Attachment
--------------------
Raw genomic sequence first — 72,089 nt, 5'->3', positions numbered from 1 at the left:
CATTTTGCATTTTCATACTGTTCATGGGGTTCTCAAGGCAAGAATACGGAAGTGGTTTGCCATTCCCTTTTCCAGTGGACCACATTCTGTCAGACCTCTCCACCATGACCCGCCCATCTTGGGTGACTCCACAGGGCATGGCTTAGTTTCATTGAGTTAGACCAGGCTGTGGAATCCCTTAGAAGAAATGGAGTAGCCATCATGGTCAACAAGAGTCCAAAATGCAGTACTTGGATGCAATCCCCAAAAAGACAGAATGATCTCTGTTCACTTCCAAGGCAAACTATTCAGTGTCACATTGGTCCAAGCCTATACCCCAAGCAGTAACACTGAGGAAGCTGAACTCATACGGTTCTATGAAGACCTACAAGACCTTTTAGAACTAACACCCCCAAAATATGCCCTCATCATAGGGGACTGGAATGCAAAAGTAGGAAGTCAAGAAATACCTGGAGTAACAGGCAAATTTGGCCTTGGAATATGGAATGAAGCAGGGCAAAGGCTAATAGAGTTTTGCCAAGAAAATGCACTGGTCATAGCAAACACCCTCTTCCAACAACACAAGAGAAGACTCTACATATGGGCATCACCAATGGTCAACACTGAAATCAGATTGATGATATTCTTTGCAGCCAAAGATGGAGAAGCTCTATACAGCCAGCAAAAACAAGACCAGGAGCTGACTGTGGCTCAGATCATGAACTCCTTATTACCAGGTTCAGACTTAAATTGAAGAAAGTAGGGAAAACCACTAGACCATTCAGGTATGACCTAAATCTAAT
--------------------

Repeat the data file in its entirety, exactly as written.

Raw genomic sequence first — 72,089 nt, 5'->3', positions numbered from 1 at the left:
CATTTTGCATTTTCATACTGTTCATGGGGTTCTCAAGGCAAGAATACGGAAGTGGTTTGCCATTCCCTTTTCCAGTGGACCACATTCTGTCAGACCTCTCCACCATGACCCGCCCATCTTGGGTGACTCCACAGGGCATGGCTTAGTTTCATTGAGTTAGACCAGGCTGTGGAATCCCTTAGAAGAAATGGAGTAGCCATCATGGTCAACAAGAGTCCAAAATGCAGTACTTGGATGCAATCCCCAAAAAGACAGAATGATCTCTGTTCACTTCCAAGGCAAACTATTCAGTGTCACATTGGTCCAAGCCTATACCCCAAGCAGTAACACTGAGGAAGCTGAACTCATACGGTTCTATGAAGACCTACAAGACCTTTTAGAACTAACACCCCCAAAATATGCCCTCATCATAGGGGACTGGAATGCAAAAGTAGGAAGTCAAGAAATACCTGGAGTAACAGGCAAATTTGGCCTTGGAATATGGAATGAAGCAGGGCAAAGGCTAATAGAGTTTTGCCAAGAAAATGCACTGGTCATAGCAAACACCCTCTTCCAACAACACAAGAGAAGACTCTACATATGGGCATCACCAATGGTCAACACTGAAATCAGATTGATGATATTCTTTGCAGCCAAAGATGGAGAAGCTCTATACAGCCAGCAAAAACAAGACCAGGAGCTGACTGTGGCTCAGATCATGAACTCCTTATTACCAGGTTCAGACTTAAATTGAAGAAAGTAGGGAAAACCACTAGACCATTCAGGTATGACCTAAATCTAAT